I have spent the past 30 years as a manager in a variety of cultural and media organizations and philanthropic foundations. I have enjoyed the creative challenge of changing jobs and being able to participate in the cultural sector from many vantage points. I enjoy meeting people and making things happen and I am gratified when I am able to help creative individuals reach and connect with an audience.
I tried to be a professional bassoonist but was in more demand for organizing concerts and people than I was as a player. Then one thing led to another. In the Bay Area I led a community music center that had classical and jazz performing and training programs. It was funded almost entirely by CETA for those of you old enough to remember that federal jobs program. After that I was executive director of Pro Arts, a multi-service cultural organization in the heart of downtown Oakland that organized exhibits, readings, and concerts and that employed dozens of artists in community centers like schools and youth centers. We were among the first in the US to organize and promote artists’ open studio events. It’s exciting to see that East Bay Artists’ Open Studios is still alive and kicking — more than 50,000 people attended last year. I still have the original posters from Open Studios #1 in my memory box, and I see they are still using the logo we developed.
From there I became the Executive Director of the Fleishhacker Foundation in San Francisco. I worked there for seven years, founding the Eureka Fellowships program (first of its kind in California) and helping to provide early support to many small, vibrant cultural organizations in the Bay Area. While there, Grantmakers in the Arts was formed as an affinity group of the Council on Foundations and I joined the Board. First with Wendy Bennett and then with Anne Focke I worked for many years as co-editor of the Grantmakers in the Arts Reader, which has become important reading in the field.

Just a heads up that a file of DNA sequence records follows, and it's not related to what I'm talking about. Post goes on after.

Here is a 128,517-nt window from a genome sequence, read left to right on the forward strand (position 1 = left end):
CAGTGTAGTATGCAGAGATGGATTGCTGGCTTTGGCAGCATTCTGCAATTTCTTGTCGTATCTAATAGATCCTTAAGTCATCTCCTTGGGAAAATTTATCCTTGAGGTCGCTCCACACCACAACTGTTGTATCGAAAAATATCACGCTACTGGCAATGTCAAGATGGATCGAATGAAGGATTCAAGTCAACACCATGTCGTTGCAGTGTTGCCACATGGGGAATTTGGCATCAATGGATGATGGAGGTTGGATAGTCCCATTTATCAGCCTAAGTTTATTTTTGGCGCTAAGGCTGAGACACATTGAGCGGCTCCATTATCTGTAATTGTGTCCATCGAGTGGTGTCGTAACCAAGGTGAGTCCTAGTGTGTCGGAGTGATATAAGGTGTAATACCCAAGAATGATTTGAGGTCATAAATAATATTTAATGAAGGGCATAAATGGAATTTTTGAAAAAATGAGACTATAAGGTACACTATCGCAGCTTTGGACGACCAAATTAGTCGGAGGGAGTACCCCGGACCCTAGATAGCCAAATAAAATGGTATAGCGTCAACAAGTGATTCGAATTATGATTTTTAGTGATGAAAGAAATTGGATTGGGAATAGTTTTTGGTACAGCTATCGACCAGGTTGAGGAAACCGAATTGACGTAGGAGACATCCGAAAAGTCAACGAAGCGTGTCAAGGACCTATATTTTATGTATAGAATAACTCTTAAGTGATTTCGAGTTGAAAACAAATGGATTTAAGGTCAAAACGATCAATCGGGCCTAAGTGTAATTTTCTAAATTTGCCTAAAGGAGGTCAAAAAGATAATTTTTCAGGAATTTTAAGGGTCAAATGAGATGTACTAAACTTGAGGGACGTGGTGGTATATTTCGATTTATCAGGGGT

In early 1990 I was recruited to the Twin Cities to become a program officer at The Bush Foundation, which at the time had a robust cultural grantmaking program and one of the largest artists’ fellowship programs in the United States. Among the projects I worked on at Bush was diversifying the cultural funding programs to include grantmaking aimed to strengthen the energetic cohort of smaller-budget but nonetheless important cultural organizations in the Twin Cities and in the Dakotas. With Anne Focke’s leadership a few of us also spent a couple of years during this time trying to launch Artswire, an early attempt to aggregate the nonprofit cultural sector on-line (this was before Graphical User Interfaces — we were pioneers!).
Minnesota Public Radio recruited me in 1999 and I had a happy home there for 9 years. My first assignment was helping to launch KPCC, or Southern California Public Radio, which is now Los Angeles’ leading public radio news station. Later I was the lead staff in launching The Current, a wonderful new station for Minnesota, if I do say so myself. I also was Executive Producer of two Peabody Award winning series, American Mavericks and The MTT Files, both created in conjunction with Producer Tom Voegli and with the San Francisco Symphony and its imaginative Music Director, Michael Tilson Thomas. My experiences at MPR included leadership of both its large news operation and the cultural programming group for my final three years of employment there, as SVP Content and Media. We did a lot of good work there transforming our public radio organization into a public media organization and incorporating digital distribution and audience interaction into our content development work. We also were able to move the production of Performance Today and SymphonyCast from their former home at National Public Radio to St Paul to become part of our production portfolio.
From 2009 – 20012 I served as President and Managing Director of the Saint Paul Chamber Orchestra. The SPCO, now in its 52nd season, is the nation’s only full-time professional chamber orchestra and is widely regarded as one of the finest chamber orchestras in the world. In collaboration with five artistic partners – Roberto Abbado, Edo de Waart, Dawn Upshaw, Christian Zacharias and Thomas Zehetmair – the SPCO’s 34 virtuoso musicians present more than 130 concerts and educational programs each year, and are regularly heard on public radio stations in the U.S. and abroad. The SPCO has released 67 recordings, commissioned 127 new works, and performed the world premiere of 49 additional compositions. The SPCO has earned the distinction of 15 ASCAP awards for adventurous programming.
In 2012 I left the SPCO to launch an independent business, Lutman & Associates. We work with cultural, public media, and philanthropic organizations across the US, focusing on strategy, planning, program development, and now working to start some projects in the Twin Cities. You can read more about what we’re doing, including client and project information, on the Lutman & Associates website.